The Guest Blog: Remembrance By Bea Doyle

Before class one morning, a yoga student shared with me that she was decidedly nervous about a flight she would be taking that day. It was snowing like crazy in Albuquerque and temperatures were dropping. From behind troubled eyes she asked if there was some way I could work the class to help her. I nodded in acknowledgment and in that moment we recognized yoga’s best gift:

It can soothe us or jazz us; it only depends on the story of the day.

I shared with the class about teaching high school in northern New Hampshire, and how the students would run to the windows to watch the snow fall each time a storm opened up above us. I loved those moments. Teenagers who could be so swag, hadn’t lost their child-like wonder watching the snow fall.

When I moved to the desert, the high school students had their own ritual, only their sense of wonder was for the rain. Here the change in barometric pressure is almost palpable, and inevitibly a student would say out loud, as if wanting to be the first to say it, “Can you smell the rain?” and that same sense of wonder would light up everyone’s eyes. It was only minutes before a clap of thunder seemingly opened up the clouds above us.

Remembering these stories to my yoga students warmed them as they warmed me, just like they did each time my high school students ran to the windows to witness the snow up close or to be the first to smell the rain. The remembering of an experience brings the feeling of the experience back, in all of its same intensity.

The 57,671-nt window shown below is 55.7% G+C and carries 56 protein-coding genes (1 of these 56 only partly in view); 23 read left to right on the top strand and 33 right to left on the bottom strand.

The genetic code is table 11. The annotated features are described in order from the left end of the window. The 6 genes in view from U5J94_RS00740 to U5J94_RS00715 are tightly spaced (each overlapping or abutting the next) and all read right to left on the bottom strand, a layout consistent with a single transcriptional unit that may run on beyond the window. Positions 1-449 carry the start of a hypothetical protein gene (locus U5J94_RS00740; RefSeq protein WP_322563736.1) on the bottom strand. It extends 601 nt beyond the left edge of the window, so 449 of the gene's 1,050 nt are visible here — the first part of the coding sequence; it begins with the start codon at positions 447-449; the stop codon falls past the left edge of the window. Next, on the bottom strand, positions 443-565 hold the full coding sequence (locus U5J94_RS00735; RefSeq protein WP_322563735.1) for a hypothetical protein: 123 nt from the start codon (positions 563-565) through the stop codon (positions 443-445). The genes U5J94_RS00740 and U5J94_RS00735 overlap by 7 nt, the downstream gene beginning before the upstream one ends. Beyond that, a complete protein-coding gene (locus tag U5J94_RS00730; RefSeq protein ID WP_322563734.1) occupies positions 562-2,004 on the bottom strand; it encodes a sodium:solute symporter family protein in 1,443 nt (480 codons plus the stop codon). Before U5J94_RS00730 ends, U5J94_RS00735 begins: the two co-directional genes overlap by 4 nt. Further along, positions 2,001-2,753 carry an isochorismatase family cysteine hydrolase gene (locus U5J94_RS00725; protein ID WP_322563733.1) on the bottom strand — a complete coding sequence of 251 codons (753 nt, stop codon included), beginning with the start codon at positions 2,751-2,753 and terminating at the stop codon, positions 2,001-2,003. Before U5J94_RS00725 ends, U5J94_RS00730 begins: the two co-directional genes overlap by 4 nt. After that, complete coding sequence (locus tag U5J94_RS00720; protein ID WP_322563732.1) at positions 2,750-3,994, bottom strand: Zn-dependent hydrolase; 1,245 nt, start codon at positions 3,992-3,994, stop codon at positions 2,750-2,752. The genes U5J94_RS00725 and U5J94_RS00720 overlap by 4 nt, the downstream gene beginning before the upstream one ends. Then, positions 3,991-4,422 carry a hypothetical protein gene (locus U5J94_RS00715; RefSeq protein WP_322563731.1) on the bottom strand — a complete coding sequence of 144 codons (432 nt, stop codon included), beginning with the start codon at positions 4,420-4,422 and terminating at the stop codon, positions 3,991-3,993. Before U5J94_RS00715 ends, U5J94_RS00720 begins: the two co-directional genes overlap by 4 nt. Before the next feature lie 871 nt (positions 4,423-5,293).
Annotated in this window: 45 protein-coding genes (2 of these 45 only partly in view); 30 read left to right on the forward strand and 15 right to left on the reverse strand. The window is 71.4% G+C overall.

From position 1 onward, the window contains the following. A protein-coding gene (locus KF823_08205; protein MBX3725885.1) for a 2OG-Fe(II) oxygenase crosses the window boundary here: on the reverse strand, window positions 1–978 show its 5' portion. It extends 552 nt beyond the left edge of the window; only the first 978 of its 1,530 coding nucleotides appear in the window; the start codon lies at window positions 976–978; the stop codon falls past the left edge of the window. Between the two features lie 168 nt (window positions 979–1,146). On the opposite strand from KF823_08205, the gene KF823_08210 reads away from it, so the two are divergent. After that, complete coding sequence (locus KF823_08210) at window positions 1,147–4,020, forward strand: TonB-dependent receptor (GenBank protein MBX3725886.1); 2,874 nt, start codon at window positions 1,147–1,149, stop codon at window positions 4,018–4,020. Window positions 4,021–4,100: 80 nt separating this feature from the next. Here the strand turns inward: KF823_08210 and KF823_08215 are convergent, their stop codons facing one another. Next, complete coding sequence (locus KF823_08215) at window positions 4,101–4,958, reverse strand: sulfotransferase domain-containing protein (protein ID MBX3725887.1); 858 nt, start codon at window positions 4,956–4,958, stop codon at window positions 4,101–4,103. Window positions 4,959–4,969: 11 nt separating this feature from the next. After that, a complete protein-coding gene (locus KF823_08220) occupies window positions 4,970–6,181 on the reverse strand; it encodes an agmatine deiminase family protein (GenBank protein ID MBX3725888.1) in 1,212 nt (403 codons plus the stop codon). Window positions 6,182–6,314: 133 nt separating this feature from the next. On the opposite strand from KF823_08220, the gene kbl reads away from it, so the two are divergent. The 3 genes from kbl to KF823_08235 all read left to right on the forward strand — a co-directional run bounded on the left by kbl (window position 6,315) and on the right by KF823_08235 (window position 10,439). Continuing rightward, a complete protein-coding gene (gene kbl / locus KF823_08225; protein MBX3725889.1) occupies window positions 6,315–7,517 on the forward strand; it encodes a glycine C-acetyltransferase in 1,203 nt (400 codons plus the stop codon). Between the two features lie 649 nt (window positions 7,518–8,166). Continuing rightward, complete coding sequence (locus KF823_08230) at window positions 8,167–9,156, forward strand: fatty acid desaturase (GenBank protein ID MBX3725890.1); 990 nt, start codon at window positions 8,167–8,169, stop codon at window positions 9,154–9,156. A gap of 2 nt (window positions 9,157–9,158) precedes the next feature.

Remember someone who has supported you, held your hand along the way, or set you free. In sanskrit, it’s called maitri, an elevated love for a friend, teacher, family member or hero. Their remembrance brings your love for them to the forefront. Offer your class to them today.

The class developed around inner strength and referencing inside. Sun Salutes opened up into standing poses and then the focus turned to shoulders and heart in a practice of handstands. Integrate and soften, remember your connection to your loved ones.

I offered to assist the before-class-nervous-airplane student in a handstand. She floated up and was so balanced, she was weightless. She stayed there, aligned and free. When she came down, she clearly was empowered. All I had to say to her was remember this feeling…

When we remember an experience, we feel it as we felt it previously.

Choose to remember what supports you. Let it carry you through snow storms, through downpours and weightless handstands. What remembrance has supported you?

To read more of Bea’s work, click here.

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